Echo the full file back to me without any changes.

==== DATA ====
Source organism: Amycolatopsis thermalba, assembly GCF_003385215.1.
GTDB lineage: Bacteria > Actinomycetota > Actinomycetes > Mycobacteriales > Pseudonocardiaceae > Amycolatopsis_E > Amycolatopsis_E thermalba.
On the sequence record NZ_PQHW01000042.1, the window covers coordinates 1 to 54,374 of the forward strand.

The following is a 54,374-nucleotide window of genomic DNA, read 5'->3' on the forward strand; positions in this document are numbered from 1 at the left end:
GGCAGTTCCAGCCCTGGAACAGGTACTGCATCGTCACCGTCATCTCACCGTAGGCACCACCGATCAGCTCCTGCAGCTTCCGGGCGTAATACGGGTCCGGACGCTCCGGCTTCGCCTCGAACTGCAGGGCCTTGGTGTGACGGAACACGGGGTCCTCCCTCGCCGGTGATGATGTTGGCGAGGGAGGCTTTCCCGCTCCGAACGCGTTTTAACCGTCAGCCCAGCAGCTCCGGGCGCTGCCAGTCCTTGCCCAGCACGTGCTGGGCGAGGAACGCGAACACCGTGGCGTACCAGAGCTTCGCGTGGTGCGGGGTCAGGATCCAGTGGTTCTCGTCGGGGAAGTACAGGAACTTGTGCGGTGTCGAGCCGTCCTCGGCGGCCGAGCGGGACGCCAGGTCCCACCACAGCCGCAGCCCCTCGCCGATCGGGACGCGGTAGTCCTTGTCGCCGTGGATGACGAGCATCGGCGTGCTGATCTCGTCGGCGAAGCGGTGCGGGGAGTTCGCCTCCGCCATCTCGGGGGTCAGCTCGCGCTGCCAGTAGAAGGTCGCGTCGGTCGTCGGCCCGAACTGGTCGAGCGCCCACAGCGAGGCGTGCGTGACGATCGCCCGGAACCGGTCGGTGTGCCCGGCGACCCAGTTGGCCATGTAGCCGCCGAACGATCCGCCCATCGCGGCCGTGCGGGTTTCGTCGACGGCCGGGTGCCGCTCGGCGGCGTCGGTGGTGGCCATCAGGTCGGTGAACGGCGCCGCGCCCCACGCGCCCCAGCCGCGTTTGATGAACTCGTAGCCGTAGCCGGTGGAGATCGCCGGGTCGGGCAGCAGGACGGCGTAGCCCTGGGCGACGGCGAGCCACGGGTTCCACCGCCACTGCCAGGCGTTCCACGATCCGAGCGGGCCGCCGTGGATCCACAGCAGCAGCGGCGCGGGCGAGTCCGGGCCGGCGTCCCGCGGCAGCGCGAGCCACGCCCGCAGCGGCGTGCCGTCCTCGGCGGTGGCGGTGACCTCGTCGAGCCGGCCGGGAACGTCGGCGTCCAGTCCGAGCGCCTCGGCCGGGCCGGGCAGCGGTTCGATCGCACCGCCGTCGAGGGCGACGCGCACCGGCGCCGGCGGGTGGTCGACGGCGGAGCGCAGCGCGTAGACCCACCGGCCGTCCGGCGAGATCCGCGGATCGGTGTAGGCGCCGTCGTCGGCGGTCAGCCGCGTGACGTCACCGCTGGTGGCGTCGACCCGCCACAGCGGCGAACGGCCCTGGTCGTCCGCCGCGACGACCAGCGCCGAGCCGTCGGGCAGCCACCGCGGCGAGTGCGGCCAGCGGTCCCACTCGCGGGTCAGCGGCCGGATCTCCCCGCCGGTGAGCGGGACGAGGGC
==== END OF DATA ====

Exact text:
Source organism: Amycolatopsis thermalba, assembly GCF_003385215.1.
GTDB lineage: Bacteria > Actinomycetota > Actinomycetes > Mycobacteriales > Pseudonocardiaceae > Amycolatopsis_E > Amycolatopsis_E thermalba.
On the sequence record NZ_PQHW01000042.1, the window covers coordinates 1 to 54,374 of the forward strand.

The following is a 54,374-nucleotide window of genomic DNA, read 5'->3' on the forward strand; positions in this document are numbered from 1 at the left end:
GGCAGTTCCAGCCCTGGAACAGGTACTGCATCGTCACCGTCATCTCACCGTAGGCACCACCGATCAGCTCCTGCAGCTTCCGGGCGTAATACGGGTCCGGACGCTCCGGCTTCGCCTCGAACTGCAGGGCCTTGGTGTGACGGAACACGGGGTCCTCCCTCGCCGGTGATGATGTTGGCGAGGGAGGCTTTCCCGCTCCGAACGCGTTTTAACCGTCAGCCCAGCAGCTCCGGGCGCTGCCAGTCCTTGCCCAGCACGTGCTGGGCGAGGAACGCGAACACCGTGGCGTACCAGAGCTTCGCGTGGTGCGGGGTCAGGATCCAGTGGTTCTCGTCGGGGAAGTACAGGAACTTGTGCGGTGTCGAGCCGTCCTCGGCGGCCGAGCGGGACGCCAGGTCCCACCACAGCCGCAGCCCCTCGCCGATCGGGACGCGGTAGTCCTTGTCGCCGTGGATGACGAGCATCGGCGTGCTGATCTCGTCGGCGAAGCGGTGCGGGGAGTTCGCCTCCGCCATCTCGGGGGTCAGCTCGCGCTGCCAGTAGAAGGTCGCGTCGGTCGTCGGCCCGAACTGGTCGAGCGCCCACAGCGAGGCGTGCGTGACGATCGCCCGGAACCGGTCGGTGTGCCCGGCGACCCAGTTGGCCATGTAGCCGCCGAACGATCCGCCCATCGCGGCCGTGCGGGTTTCGTCGACGGCCGGGTGCCGCTCGGCGGCGTCGGTGGTGGCCATCAGGTCGGTGAACGGCGCCGCGCCCCACGCGCCCCAGCCGCGTTTGATGAACTCGTAGCCGTAGCCGGTGGAGATCGCCGGGTCGGGCAGCAGGACGGCGTAGCCCTGGGCGACGGCGAGCCACGGGTTCCACCGCCACTGCCAGGCGTTCCACGATCCGAGCGGGCCGCCGTGGATCCACAGCAGCAGCGGCGCGGGCGAGTCCGGGCCGGCGTCCCGCGGCAGCGCGAGCCACGCCCGCAGCGGCGTGCCGTCCTCGGCGGTGGCGGTGACCTCGTCGAGCCGGCCGGGAACGTCGGCGTCCAGTCCGAGCGCCTCGGCCGGGCCGGGCAGCGGTTCGATCGCACCGCCGTCGAGGGCGACGCGCACCGGCGCCGGCGGGTGGTCGACGGCGGAGCGCAGCGCGTAGACCCACCGGCCGTCCGGCGAGATCCGCGGATCGGTGTAGGCGCCGTCGTCGGCGGTCAGCCGCGTGACGTCACCGCTGGTGGCGTCGACCCGCCACAGCGGCGAACGGCCCTGGTCGTCCGCCGCGACGACCAGCGCCGAGCCGTCGGGCAGCCACCGCGGCGAGTGCGGCCAGCGGTCCCACTCGCGGGTCAGCGGCCGGATCTCCCCGCCGGTGAGCGGGACGAGGGC